Insurance settlement launches campus rebuild
A $45 million earthquake insurance settlement allowing work on significant campus improvements to begin is a key highlight of Lincoln University’s 2018 Annual Report.
The report also reflects the continuing benefits of changes instituted two years before at Lincoln.
Lincoln University Acting Vice-Chancellor, Professor Bruce McKenzie, said the finalisation of the insurance pay-out from damage sustained in the Canterbury earthquakes was in April, but is listed in the report’s financial statements.
It would allow prioritised campus rebuild projects to get underway, such as new science facilities.
He also said the benefits of “Refreshing Lincoln”, the agenda of change and financial discipline that commenced at Lincoln University in 2016 and resulted in a better performing institution in 2017, continued into 2018.
“The University had a better than expected financial result, the result of good enrolment numbers, successful research funding bids, and operational restraint.
“Tauira (students) continue to be at the heart of the institution and it has been pleasing to see that 2018 concluded with our enrolment targets met and student satisfaction measures on track.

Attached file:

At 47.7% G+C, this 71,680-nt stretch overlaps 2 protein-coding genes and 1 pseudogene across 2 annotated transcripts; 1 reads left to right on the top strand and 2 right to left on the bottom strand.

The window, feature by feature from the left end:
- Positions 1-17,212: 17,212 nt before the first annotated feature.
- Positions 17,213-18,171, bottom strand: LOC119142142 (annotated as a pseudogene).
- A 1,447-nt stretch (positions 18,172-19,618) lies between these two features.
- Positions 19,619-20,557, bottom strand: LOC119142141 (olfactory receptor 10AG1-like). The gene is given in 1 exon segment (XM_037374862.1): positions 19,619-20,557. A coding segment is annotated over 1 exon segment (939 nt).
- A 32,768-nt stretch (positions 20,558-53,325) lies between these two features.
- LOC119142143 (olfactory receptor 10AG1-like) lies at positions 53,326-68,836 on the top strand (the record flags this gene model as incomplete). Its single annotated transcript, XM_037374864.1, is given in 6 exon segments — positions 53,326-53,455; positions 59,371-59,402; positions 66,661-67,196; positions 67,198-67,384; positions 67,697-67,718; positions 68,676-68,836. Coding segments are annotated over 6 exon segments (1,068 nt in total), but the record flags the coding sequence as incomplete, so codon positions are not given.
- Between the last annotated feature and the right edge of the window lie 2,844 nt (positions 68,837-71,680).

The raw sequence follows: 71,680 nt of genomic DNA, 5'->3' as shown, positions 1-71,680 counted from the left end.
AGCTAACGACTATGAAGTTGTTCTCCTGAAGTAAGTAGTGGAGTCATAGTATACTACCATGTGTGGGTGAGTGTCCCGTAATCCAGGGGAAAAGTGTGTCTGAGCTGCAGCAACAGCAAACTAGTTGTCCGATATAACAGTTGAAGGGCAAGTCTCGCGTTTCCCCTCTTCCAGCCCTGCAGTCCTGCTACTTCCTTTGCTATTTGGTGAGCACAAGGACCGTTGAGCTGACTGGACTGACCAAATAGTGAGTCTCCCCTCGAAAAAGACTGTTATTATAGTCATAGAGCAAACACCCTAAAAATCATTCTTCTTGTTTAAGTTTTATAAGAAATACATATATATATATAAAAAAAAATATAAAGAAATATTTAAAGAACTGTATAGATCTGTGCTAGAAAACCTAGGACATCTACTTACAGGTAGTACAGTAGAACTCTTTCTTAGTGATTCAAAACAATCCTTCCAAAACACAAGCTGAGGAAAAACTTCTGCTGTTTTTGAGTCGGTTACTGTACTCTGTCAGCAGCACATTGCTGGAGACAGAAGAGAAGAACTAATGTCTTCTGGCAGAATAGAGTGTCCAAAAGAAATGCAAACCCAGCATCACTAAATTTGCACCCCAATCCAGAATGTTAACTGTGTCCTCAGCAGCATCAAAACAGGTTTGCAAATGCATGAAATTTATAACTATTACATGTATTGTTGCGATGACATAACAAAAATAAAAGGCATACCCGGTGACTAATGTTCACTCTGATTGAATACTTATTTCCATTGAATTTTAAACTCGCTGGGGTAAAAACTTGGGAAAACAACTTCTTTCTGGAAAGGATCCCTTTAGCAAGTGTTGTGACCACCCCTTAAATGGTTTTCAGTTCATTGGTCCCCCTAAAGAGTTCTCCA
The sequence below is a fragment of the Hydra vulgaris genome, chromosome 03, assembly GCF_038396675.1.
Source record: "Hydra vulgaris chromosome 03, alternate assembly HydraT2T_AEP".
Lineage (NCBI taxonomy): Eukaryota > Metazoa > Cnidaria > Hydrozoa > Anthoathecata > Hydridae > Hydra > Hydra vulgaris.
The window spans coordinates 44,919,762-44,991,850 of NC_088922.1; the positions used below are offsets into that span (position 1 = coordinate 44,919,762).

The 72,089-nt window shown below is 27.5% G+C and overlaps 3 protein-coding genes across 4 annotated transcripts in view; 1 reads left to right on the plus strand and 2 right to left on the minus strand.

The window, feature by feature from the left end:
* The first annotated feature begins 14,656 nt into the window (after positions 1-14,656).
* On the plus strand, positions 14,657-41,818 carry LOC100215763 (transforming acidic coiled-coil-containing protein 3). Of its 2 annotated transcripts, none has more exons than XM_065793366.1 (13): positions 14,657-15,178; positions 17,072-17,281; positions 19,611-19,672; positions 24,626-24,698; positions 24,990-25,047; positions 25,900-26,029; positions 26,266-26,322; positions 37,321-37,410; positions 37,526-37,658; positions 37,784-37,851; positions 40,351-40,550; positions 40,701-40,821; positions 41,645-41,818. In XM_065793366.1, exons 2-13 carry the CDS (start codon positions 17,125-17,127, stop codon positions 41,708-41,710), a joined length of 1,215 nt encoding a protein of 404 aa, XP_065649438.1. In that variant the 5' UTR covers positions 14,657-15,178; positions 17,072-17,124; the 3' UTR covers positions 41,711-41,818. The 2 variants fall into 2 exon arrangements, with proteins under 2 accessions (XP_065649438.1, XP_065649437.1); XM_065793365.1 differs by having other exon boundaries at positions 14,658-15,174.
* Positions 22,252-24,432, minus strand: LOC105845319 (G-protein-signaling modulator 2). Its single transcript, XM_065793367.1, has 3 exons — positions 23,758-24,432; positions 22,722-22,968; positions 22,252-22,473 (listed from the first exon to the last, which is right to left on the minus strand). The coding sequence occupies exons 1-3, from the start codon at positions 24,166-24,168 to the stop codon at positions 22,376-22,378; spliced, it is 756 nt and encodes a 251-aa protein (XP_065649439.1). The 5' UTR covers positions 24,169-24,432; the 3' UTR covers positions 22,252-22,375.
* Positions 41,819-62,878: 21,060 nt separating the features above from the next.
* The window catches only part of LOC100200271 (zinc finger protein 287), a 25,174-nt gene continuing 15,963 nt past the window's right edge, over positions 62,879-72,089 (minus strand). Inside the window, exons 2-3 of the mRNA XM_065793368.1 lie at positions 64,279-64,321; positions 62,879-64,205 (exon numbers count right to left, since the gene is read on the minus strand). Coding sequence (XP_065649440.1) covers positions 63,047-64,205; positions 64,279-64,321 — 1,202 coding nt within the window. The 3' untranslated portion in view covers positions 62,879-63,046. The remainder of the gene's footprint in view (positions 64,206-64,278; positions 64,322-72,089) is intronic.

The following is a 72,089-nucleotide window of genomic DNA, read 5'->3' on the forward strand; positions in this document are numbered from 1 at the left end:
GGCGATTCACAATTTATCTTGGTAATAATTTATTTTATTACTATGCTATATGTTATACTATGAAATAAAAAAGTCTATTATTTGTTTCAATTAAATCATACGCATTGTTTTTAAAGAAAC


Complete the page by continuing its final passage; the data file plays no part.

“We are also in the strongest financial position in Lincoln’s history, with cash reserves, including the insurance settlement, now in excess of $80m and group equity now $265m.”
The Acting Vice-Chancellor said the implementation of the recommendations from the 2017 Transformation Board Report continued last year.
The Board recommended that Lincoln University be imbued with “a clear purpose that delivers for Aotearoa New Zealand”.
To initiate this, management and the Lincoln University Council developed a new strategic framework and maintained a sharp focus on the institution being operationally viable, as well outlining how the University would collaborate with the land-based business and educational ecosystems in order to achieve its purpose.
A further recommendation of the Transformation Board was an academic reorganisation initiative designed to focus research and teaching efforts on the challenges confronting Aotearoa New Zealand that Lincoln University could address through a cross-disciplinary approach.
This resulted in three ‘Centres of Excellence’ being established: Designing Future Productive Landscapes; Sustainable Tourism for Regions, Communities and Landscapes and Food for Future Consumers, which draw upon expertise across the University and from external collaborations with other organisations.
A Memorandum of Understanding between the University of Canterbury and Lincoln University was also signed last August and a steering group initiated to consider how they might usefully partner to deliver better outcomes for students and both institutions. A formal partnership proposal was submitted to the Minister of Education in mid-December.
Lincoln’s subsidiaries continued to contribute strongly to the University’s strategy and results in 2018, with both Lincoln Agritech and the LU Property Joint Venture Limited company, in partnership with Ngāi Tahu, delivering good results.
The Lincoln University Annual Report 2018 can be viewed at